The Disrupt Coronary Artery Disease (Disrupt-CAD) study is a prospective multicenter, single-arm study enrolling 60 patients with severely calcified lesions treated with shockwave coronary IVL. The main inclusion criteria of the lesions were severely calcified lesions in a native coronary artery with ≥50 percent diameter stenosis and >32 mm length. The primary performance endpoint was clinical success defined as a residual diameter stenosis <50 percent following stenting without in-hospital major adverse cardiovascular events (MACE: composite of cardiac death, myocardial infarction or target vessel revascularization). The primary safety endpoint was freedom from MACE through 30 days follow-up.

The study demonstrated compelling safety and performance results. Shockwave IVL treatment was highly effective in facilitating the delivery of stents and reducing restenosis. Stent deployment was performed in 100 percent of the patients with reduction in residual stenosis to less than 50 percent in all patients despite more than 90 percent of patients having heavily calcified lesions. There were no major intra-procedural complications including perforation, embolization, slow-flow or no reflow and a low MACE rate out to 6 months (8.5 percent). Consistent, reproducible luminal gain was also achieved. The clinical success rate was achieved in 57 (95 percent) patients, limited only by 3 (5 percent) asymptomatic non-Q-wave MI. IVL catheter delivery and treatment at the target lesion was successful in 59 (98.3 percent) patients. The primary safety endpoint of 30-day MACE rates was achieved. There were no cardiac deaths, Q-wave MIs or target vessel revascularizations during this time period.

The Disrupt CAD II study was another a prospective multicenter, single-arm post-approval study conducted at 15 hospitals in 9 countries. Patients with severe CAC with a clinical indication for revascularization underwent vessel preparation for stent implantation with IVL. The primary end point was in-hospital major adverse cardiac events (cardiac death, myocardial infarction, or target vessel revascularization). An optical coherence tomography substudy was performed to evaluate the mechanism of action of IVL, quantifying CAC characteristics and calcium plaque fracture. Independent core laboratories adjudicated angiography and optical coherence tomography, and an independent clinical events committee adjudicated major adverse cardiac events.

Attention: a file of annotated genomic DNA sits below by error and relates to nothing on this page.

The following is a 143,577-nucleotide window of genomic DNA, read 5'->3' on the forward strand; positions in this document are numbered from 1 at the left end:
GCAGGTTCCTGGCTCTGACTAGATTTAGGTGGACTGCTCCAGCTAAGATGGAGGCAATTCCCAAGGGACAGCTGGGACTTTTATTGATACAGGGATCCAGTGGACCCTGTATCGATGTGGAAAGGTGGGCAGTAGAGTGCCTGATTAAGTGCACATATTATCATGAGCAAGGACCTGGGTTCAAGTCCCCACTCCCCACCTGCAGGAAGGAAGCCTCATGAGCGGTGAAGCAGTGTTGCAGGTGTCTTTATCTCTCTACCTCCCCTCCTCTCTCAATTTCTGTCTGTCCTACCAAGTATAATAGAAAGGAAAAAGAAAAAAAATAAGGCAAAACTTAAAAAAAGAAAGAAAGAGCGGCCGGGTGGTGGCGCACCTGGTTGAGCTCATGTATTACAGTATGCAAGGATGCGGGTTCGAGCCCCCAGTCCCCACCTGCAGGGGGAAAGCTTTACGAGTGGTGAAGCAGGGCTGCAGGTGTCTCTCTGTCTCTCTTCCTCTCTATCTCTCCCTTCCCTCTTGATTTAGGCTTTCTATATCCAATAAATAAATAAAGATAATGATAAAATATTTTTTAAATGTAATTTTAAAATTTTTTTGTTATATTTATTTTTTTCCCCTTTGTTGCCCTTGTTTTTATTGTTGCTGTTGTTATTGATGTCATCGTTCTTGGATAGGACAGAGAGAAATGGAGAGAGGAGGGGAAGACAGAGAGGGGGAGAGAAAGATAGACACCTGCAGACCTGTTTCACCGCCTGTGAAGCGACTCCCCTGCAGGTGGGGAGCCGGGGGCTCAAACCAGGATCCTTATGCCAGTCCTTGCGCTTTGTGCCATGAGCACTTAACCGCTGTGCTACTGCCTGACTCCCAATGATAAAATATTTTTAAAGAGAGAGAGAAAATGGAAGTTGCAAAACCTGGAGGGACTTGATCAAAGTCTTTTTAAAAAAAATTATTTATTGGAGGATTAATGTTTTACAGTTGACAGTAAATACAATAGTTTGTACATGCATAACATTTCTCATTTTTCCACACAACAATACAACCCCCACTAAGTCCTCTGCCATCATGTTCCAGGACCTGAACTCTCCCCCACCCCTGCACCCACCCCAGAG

In this study, 120 patients were enrolled. Severe CAC was present in 94.2% of lesions. Successful delivery and use of the IVL catheter was achieved in all patients. The post-IVL angiographic acute luminal gain was 0.83±0.47 mm, and residual stenosis was 32.7±10.4%, which further decreased to 7.8±7.1% after drug-eluting stent implantation. The primary end point occurred in 5.8% of patients, consisting of 7 non–Q-wave myocardial infarctions. There was no procedural abrupt closure, slow or no reflow, or perforations. In 47 patients with post-percutaneous coronary intervention optical coherence tomography, calcium fracture was identified in 78.7% of lesions with 3.4±2.6 fractures per lesion, measuring 5.5±5.0 mm in length.

This study demonstrated that in patients with severe CAC who require coronary revascularization, IVL was safe and effective with high procedural success and minimal complications.

Our interventional cardiologists are at the forefront of this technique and regularly treat patients with IVL who have severe calcification in their coronary arteries.